Family roots support grad success

Social Sciences

- Anne MacLaurin

Hibbert with her family

For graduating student Kailee Hibbert, a curiosity about identity, feminism and race led her to study sociology and gender studies at UVic.

“I am white-passing with Jamaican heritage; growing up, I have struggled with how racism directly affects my family—yet I hold the privilege of light skin. This is a big part of what led me to sociology,” says Hibbert.

Hibbert’s grandfather immigrated to Canada from Jamaica in the 1960s, after playing soccer at a university in Puerto Rico, and continued his master's in history at a school in Saskatchewan. Her grandmother was a music teacher, working at an inner-city school in Surrey.

“I think living with my grandparents deeply shaped my values and worldview. I am lucky to come from such a supportive family—it definitely influenced and privileged me in ways that led me to UVic,” adds Hibbert.

“Most weeknights are spent playing card games with my grandparents, dad and aunties,” says Hibbert, “I have two little sisters on my mom’s side that I spend a lot of time with as well.”

For Hibbert, attending UVic meant she could still go home to Surrey, BC on long weekends and holidays—but it was far enough to test her independence.

“Once I got familiar with some of my classmates and began engaging in more conversations with them, I found a great group of people in my field that made my university experience richer and more meaningful, “explains Hibbert.

The experience at UVic that stood out the most for Hibbert is the working in communities course with sociology professor Bruce Ravelli.

“I had never experienced community, nor had I made lasting connections with my peers, until that class with Professor Ravelli,” says Hibbert.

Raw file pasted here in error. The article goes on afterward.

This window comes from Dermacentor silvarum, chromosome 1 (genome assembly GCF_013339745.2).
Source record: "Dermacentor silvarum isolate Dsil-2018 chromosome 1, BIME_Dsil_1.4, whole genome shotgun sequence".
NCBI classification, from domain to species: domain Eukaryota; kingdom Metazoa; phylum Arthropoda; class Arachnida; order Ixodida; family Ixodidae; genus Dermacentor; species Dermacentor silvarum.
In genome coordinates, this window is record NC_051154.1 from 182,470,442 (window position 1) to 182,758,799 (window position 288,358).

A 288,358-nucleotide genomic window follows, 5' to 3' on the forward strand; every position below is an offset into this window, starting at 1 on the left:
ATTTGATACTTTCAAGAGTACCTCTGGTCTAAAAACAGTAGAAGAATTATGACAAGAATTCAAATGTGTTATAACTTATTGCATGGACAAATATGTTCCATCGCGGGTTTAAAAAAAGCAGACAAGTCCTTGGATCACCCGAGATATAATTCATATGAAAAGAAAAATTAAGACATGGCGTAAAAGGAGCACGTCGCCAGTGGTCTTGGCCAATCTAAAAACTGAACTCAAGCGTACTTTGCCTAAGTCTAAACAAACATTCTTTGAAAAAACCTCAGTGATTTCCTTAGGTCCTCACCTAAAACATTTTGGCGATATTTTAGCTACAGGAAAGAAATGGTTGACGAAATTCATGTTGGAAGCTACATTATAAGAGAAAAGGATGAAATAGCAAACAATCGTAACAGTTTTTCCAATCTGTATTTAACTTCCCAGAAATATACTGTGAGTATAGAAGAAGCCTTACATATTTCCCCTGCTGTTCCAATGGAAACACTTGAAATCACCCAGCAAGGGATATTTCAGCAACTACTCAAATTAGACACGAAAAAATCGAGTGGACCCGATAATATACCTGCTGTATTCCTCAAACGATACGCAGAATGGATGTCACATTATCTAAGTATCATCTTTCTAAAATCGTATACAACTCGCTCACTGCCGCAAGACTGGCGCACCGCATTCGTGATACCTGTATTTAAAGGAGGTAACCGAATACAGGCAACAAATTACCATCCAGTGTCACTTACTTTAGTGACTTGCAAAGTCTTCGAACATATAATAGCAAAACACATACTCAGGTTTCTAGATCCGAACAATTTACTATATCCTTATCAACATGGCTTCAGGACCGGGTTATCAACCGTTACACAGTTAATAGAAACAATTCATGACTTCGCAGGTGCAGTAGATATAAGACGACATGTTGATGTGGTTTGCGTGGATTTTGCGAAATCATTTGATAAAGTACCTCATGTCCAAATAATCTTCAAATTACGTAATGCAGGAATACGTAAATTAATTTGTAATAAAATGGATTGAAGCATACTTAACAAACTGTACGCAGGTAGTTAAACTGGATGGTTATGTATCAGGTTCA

“One of our assignments asked for a lot of vulnerability, and we each shared intimate examples of sociology in our own lives; sharing and hearing such raw experiences led to an overwhelming feeling of community,” adds Hibbert.

“Other UVic faculty who provided learning spaces that felt more intimate than regular classes were professors Dr. Sitara and Dr. Sy,” says Hibbert. “Each of these professors made an effort to share stories about themselves, and get to know their students, which I think made the learning experience so much more meaningful.”

Learning from Indigenous and trans scholars and peers was very enriching and memorable, explains Hibbert. Gaining new perspectives is something she hopes to continue in her equity and justice work.

“Sociology has taught me rich perspectives that I look forward to applying in my future endeavors; I am passionate about my studies and I plan to contribute to the field through a master’s degree,” says Hibbert.


In this story

Keywords: convocation, student life, racism, sociology, community

People: Kailee Hibbert, Bruce Ravelli, Georgia Sitara

Publication: The Ring

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